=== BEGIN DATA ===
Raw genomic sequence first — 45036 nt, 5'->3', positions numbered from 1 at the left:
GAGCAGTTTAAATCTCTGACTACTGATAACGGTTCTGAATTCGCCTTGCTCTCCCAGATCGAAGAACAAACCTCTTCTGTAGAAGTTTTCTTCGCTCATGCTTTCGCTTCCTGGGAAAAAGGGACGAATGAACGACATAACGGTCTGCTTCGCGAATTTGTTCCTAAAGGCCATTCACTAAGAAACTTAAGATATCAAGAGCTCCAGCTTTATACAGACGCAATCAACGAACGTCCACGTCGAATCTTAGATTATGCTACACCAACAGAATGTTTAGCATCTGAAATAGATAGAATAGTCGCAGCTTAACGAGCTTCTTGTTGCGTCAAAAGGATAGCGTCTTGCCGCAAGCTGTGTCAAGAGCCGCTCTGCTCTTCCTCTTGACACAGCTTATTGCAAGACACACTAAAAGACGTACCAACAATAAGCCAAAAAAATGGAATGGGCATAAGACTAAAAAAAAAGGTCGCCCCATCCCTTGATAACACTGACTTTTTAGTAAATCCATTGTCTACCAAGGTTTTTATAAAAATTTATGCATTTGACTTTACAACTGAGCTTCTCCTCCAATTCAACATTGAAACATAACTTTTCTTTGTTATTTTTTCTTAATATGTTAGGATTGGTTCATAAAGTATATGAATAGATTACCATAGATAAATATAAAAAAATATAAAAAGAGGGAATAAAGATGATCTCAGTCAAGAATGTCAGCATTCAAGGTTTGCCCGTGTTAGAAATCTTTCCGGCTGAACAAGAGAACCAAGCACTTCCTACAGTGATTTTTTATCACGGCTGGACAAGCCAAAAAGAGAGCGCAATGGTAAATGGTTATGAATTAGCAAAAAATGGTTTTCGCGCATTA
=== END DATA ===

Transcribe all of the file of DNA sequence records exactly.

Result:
Raw genomic sequence first — 45036 nt, 5'->3', positions numbered from 1 at the left:
GAGCAGTTTAAATCTCTGACTACTGATAACGGTTCTGAATTCGCCTTGCTCTCCCAGATCGAAGAACAAACCTCTTCTGTAGAAGTTTTCTTCGCTCATGCTTTCGCTTCCTGGGAAAAAGGGACGAATGAACGACATAACGGTCTGCTTCGCGAATTTGTTCCTAAAGGCCATTCACTAAGAAACTTAAGATATCAAGAGCTCCAGCTTTATACAGACGCAATCAACGAACGTCCACGTCGAATCTTAGATTATGCTACACCAACAGAATGTTTAGCATCTGAAATAGATAGAATAGTCGCAGCTTAACGAGCTTCTTGTTGCGTCAAAAGGATAGCGTCTTGCCGCAAGCTGTGTCAAGAGCCGCTCTGCTCTTCCTCTTGACACAGCTTATTGCAAGACACACTAAAAGACGTACCAACAATAAGCCAAAAAAATGGAATGGGCATAAGACTAAAAAAAAAGGTCGCCCCATCCCTTGATAACACTGACTTTTTAGTAAATCCATTGTCTACCAAGGTTTTTATAAAAATTTATGCATTTGACTTTACAACTGAGCTTCTCCTCCAATTCAACATTGAAACATAACTTTTCTTTGTTATTTTTTCTTAATATGTTAGGATTGGTTCATAAAGTATATGAATAGATTACCATAGATAAATATAAAAAAATATAAAAAGAGGGAATAAAGATGATCTCAGTCAAGAATGTCAGCATTCAAGGTTTGCCCGTGTTAGAAATCTTTCCGGCTGAACAAGAGAACCAAGCACTTCCTACAGTGATTTTTTATCACGGCTGGACAAGCCAAAAAGAGAGCGCAATGGTAAATGGTTATGAATTAGCAAAAAATGGTTTTCGCGCATTA